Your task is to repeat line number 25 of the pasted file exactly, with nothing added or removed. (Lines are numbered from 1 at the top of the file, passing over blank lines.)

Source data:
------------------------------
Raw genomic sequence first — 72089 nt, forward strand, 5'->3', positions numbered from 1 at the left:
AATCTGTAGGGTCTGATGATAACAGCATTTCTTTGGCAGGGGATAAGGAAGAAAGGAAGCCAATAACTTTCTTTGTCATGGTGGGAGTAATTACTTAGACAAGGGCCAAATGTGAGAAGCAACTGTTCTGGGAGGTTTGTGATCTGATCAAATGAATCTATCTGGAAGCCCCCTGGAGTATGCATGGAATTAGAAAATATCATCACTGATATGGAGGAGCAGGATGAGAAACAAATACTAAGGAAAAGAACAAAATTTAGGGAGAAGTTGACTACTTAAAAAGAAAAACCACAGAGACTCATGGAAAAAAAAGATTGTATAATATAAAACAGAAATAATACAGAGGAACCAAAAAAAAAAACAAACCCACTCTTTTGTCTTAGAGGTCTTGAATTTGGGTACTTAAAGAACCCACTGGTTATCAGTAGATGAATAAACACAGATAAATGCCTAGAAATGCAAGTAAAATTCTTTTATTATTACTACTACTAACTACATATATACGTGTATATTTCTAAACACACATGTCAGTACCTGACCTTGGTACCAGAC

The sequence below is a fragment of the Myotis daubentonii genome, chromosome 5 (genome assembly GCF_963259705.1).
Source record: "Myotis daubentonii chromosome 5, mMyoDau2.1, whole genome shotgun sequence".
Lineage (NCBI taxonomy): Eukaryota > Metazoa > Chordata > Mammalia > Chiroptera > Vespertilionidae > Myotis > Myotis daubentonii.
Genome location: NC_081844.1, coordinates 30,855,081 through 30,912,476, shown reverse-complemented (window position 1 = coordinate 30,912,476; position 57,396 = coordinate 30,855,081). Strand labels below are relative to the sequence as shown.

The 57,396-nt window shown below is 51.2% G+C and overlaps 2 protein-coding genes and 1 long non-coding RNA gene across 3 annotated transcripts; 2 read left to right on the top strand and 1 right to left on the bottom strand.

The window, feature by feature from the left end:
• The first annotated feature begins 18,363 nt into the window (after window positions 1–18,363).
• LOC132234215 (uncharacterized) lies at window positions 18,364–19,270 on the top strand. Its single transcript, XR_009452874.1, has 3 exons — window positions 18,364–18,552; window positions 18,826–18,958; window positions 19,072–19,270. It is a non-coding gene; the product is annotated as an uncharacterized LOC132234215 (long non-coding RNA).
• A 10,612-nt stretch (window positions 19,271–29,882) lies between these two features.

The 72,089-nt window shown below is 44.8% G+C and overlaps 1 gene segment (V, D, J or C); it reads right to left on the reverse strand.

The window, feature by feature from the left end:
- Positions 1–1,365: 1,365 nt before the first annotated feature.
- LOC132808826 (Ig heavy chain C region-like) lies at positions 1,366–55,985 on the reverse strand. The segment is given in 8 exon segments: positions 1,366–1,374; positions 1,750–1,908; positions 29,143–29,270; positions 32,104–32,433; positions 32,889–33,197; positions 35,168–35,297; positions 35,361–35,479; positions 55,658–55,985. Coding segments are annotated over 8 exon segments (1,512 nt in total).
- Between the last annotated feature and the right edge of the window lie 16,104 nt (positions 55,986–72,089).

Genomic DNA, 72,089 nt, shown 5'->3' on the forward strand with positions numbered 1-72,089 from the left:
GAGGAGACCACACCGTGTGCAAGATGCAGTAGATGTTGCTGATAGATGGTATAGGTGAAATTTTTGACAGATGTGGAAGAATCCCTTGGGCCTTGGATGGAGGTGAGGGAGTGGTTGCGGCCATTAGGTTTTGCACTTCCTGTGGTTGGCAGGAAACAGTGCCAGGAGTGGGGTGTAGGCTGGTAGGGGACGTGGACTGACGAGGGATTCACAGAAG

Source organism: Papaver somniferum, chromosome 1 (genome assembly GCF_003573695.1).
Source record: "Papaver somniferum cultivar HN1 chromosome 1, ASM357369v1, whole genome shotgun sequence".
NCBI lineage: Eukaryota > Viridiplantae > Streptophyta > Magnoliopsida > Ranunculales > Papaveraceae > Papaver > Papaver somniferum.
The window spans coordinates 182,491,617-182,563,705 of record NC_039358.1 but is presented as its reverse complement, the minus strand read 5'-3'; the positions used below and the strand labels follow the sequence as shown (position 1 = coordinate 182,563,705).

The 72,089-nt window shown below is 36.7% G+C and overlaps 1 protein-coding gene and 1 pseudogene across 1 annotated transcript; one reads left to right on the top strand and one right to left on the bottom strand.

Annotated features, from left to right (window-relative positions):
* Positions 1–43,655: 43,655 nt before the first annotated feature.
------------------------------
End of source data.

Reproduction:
* Positions 1–43,655: 43,655 nt before the first annotated feature.